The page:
Recent evidence indicates that the spatial direction of endogenous covert spatial attention in one sensory modality can crossmodally influence early processing of stimuli in a different modality. However, spatial locations are initially coded according to different frames of reference for different modalities (e.g., body-centered for touch versus retinocentric vision) and postural changes (e.g., gaze shifts) will realign these. Here, we used event-related potentials (ERPs) to investigate how the direction of endogenous tactile attention affects sensory-specific visual ERP components. Critically, by manipulating direction of gaze, we were able to test whether any crossmodal effects depend on visual and tactile projections to a common hemisphere, on common locations in external space, or on some combination of the two. We found that both P1 and N1 visual components were modulated according to the direction of endogenous tactile attention. While the P1 crossmodal effect followed purely hemispheric constraints, the attentional modulation of N1 appeared to combine both anatomical and external spatial constraints.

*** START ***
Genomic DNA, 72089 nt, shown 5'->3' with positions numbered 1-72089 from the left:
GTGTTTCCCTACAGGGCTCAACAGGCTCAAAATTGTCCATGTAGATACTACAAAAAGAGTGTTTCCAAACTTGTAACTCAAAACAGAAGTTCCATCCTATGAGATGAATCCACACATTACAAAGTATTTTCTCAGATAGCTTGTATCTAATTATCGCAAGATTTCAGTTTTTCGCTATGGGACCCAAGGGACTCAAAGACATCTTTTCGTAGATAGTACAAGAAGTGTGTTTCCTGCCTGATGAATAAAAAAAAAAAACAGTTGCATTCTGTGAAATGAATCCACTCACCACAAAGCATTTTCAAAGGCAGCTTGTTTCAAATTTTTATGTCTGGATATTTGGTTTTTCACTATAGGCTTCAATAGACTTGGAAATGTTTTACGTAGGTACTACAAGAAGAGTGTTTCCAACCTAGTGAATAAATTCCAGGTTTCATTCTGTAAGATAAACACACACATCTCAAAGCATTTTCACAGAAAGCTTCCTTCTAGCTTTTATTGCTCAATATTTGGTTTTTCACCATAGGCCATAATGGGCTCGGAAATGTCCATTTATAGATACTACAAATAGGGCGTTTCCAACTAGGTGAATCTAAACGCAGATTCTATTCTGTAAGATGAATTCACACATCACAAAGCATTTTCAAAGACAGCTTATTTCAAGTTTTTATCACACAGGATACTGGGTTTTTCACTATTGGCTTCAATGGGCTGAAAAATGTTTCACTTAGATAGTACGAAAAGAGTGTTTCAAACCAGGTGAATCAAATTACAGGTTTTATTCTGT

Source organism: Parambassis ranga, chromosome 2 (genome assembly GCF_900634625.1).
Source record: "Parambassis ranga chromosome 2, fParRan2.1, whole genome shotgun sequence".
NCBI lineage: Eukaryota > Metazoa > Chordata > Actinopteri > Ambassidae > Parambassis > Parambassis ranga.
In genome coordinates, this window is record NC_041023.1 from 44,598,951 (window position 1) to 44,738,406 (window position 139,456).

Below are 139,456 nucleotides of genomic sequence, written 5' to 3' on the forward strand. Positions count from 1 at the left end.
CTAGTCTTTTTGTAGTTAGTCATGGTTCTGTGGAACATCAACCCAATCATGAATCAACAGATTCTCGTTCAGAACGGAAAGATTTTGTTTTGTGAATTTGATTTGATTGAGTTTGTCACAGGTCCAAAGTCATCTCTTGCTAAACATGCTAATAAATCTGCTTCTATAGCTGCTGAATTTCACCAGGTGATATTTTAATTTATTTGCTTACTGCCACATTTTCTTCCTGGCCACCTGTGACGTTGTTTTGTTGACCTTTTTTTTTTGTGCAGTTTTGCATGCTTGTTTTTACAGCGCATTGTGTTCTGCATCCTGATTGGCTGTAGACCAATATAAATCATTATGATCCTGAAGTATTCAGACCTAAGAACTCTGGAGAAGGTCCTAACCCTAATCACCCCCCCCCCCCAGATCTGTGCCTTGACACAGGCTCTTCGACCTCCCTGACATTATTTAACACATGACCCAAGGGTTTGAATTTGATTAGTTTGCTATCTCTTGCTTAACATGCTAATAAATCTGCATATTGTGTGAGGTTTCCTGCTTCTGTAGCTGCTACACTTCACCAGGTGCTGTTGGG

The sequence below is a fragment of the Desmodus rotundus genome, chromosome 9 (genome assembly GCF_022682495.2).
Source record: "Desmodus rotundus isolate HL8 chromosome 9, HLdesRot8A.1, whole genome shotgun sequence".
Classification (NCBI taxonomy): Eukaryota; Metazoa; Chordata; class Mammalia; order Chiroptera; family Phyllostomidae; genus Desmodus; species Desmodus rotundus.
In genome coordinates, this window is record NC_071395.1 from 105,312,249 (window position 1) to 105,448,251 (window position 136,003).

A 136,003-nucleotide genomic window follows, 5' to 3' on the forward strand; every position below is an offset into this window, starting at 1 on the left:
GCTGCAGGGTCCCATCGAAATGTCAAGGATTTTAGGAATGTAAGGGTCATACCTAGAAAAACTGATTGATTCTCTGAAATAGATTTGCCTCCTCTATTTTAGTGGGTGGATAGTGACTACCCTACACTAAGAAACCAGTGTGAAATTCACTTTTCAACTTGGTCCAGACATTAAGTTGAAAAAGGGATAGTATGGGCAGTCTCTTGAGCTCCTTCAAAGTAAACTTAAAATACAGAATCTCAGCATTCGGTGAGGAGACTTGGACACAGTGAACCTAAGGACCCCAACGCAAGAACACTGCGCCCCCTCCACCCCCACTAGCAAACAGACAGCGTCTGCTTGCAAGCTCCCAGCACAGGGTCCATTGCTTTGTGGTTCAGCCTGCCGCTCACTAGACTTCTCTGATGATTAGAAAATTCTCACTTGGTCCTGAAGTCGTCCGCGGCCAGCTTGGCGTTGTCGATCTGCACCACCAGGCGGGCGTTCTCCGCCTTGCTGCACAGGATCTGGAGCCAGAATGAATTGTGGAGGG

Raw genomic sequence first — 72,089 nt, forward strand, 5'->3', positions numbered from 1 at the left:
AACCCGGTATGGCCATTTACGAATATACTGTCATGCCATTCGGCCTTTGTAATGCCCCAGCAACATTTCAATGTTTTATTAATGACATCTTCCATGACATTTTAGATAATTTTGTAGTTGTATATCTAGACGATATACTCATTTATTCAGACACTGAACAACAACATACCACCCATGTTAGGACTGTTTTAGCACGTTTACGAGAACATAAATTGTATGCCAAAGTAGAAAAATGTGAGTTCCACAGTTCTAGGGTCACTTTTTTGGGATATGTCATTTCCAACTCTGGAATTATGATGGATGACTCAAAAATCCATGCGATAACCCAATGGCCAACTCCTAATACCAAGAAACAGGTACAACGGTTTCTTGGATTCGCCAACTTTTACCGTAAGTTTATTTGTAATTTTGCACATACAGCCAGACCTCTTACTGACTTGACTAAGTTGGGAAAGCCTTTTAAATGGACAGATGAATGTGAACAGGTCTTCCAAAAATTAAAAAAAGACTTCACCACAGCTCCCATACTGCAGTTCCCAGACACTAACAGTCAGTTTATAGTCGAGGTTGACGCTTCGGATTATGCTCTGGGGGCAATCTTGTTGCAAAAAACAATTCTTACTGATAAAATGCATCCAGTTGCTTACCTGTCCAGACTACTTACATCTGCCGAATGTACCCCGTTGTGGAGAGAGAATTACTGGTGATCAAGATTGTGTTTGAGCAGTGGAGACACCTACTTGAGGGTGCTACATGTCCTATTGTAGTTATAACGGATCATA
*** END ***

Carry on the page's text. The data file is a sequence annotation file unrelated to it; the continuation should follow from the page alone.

ASJC Scopus subject areas
- Behavioral Neuroscience
- Cognitive Neuroscience
- Experimental and Cognitive Psychology